I know we all want to place the onus on the robber, but given the various state laws and our litigious society, thats not always the case.
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Old January 17, 2012, 05:24 AM   #16
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Quote:
Yeah, there is no way armed robbers would try anything after they read that.
Seeing signs like this makes me shake my head and walk away...
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Old January 17, 2012, 09:11 AM   #17
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On one hand, I generally take my business to places that are smarter in their signage. There are some that post signs that leave loopholes for permit holders, if one reads them. For example, signs that don't comply with state requirements, or signs that ban unlawful carry. I normally avoid doing business with stores that have outright bans.

OTOH, I understand their anxiety, and feel that the long term fix will have to be tort reform. Indemnify businesses against liability in such scenarios, and they will lose most of the incentive (most, since some are actual anti's, liability issues notwithstanding) to post such bans.

Meanwhile, it is nice to live in a state where it is up to me whether to comply. In Missouri, if one does carry, there is no criminal or civil liability in a posted business unless one a) is caught and b) then refuses to leave.

I generally believe in respecting the business owners property rights, but boycotting, but it's nice to have the choice.
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Old January 17, 2012, 09:43 AM   #18
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Does anyone know of an instance wherein a business that did not have a policy regarding CC was actually held liable for an injury which occurred during a defensive situation?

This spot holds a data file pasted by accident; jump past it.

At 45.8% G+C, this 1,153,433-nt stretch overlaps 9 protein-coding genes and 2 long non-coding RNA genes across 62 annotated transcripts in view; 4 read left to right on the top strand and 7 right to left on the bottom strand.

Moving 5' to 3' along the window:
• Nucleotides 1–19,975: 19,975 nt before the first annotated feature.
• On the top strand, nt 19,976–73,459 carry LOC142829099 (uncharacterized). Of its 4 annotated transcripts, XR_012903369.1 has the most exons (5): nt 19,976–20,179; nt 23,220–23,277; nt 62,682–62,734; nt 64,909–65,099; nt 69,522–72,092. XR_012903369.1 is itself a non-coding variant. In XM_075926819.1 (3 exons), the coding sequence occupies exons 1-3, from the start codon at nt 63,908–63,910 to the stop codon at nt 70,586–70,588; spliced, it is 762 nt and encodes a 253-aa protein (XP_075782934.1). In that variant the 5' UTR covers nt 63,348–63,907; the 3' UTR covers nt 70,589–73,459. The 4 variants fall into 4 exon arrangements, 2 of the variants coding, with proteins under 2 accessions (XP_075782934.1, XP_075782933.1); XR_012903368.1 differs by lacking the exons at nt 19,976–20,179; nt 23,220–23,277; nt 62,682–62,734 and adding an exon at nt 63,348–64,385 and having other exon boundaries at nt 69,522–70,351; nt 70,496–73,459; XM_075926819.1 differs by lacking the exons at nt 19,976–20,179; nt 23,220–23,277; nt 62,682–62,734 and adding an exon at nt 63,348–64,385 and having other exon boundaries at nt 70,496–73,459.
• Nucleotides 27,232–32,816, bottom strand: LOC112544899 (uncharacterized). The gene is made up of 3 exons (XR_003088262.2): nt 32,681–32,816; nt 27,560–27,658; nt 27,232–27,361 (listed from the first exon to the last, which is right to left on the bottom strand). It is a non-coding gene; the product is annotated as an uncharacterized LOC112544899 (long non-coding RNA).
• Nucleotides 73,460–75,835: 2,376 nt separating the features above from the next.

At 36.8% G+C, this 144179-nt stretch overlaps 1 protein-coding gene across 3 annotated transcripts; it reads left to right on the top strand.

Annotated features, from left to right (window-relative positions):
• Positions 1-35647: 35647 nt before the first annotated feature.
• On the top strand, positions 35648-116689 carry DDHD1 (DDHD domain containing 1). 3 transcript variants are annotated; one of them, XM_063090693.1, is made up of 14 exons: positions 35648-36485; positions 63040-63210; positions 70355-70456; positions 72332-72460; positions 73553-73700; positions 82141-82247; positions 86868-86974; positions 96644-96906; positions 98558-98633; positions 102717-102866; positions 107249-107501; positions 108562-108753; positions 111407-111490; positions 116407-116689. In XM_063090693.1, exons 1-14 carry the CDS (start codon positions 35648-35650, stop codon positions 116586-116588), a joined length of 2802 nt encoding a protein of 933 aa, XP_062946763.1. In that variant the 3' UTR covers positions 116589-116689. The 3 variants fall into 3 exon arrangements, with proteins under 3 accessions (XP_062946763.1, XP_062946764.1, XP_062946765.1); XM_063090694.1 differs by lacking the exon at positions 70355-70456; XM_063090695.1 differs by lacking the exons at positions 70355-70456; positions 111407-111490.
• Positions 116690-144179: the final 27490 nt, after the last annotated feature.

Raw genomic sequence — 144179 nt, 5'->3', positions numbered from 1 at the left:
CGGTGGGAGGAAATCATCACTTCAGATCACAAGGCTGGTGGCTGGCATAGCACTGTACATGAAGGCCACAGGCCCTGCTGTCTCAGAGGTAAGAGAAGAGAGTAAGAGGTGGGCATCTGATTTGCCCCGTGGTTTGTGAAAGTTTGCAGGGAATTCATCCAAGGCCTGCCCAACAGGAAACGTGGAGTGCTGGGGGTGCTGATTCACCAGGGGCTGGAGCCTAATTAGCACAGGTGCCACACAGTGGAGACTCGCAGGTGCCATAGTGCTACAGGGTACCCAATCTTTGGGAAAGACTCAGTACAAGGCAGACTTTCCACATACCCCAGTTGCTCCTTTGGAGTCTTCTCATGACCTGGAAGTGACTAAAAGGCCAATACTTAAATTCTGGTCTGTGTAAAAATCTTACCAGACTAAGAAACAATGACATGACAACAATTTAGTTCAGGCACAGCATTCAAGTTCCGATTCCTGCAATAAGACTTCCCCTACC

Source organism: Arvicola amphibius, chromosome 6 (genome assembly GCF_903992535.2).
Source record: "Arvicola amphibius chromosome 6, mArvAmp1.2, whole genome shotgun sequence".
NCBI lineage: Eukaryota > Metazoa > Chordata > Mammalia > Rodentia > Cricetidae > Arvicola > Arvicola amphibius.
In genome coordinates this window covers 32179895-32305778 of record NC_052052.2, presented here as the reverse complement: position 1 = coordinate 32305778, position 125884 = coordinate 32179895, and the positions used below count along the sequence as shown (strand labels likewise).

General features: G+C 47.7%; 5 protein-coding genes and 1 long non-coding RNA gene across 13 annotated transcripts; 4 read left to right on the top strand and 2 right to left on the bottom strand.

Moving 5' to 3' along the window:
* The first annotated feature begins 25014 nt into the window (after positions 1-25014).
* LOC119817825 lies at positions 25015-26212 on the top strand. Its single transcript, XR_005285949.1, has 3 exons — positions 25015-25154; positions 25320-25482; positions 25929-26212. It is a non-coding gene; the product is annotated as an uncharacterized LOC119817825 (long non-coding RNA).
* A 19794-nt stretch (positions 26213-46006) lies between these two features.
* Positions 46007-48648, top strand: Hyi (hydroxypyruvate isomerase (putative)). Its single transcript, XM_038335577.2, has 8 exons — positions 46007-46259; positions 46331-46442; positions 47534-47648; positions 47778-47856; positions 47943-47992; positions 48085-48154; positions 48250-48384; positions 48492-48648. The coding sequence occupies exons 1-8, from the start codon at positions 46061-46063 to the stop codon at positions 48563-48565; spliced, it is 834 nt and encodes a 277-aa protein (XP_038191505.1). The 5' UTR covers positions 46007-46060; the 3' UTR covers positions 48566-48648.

Seems to be the legal theory but I've never seen reference to it actually happening.

I'm curious how it would differ if you owned a parking lot and a licensed driver ran someone over? I'm not trying to go down the "ban cars cause they're dangerous" path... I'm saying that it really seems like the same legal situation. You own the property, you allow cars, someone does something bad with a car, you're responsible?

I know the "people don't see cars as dangerous..." argument but from a technical legal standpoint, how would it be different?
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Old January 17, 2012, 10:26 AM   #19
Glenn E. Meyer
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We discussed that a bit ago and our legal eagles consensus was that it would be very difficult to sue on the grounds that you couldn't carry.

It would also be very difficult to get a lawyer to take the case on contingency as the rewards seem small.

IIRC, the idea is that the evil actor is responsible - not the store for his or her actions.
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Old January 17, 2012, 12:36 PM   #20
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Sounds like a lawsuit looking for lawyer and a test case to me. But, I ain't no lawyer.
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Old January 17, 2012, 01:38 PM   #21
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Sounds like a lawsuit looking for lawyer and a test case to me. But, I ain't no lawyer.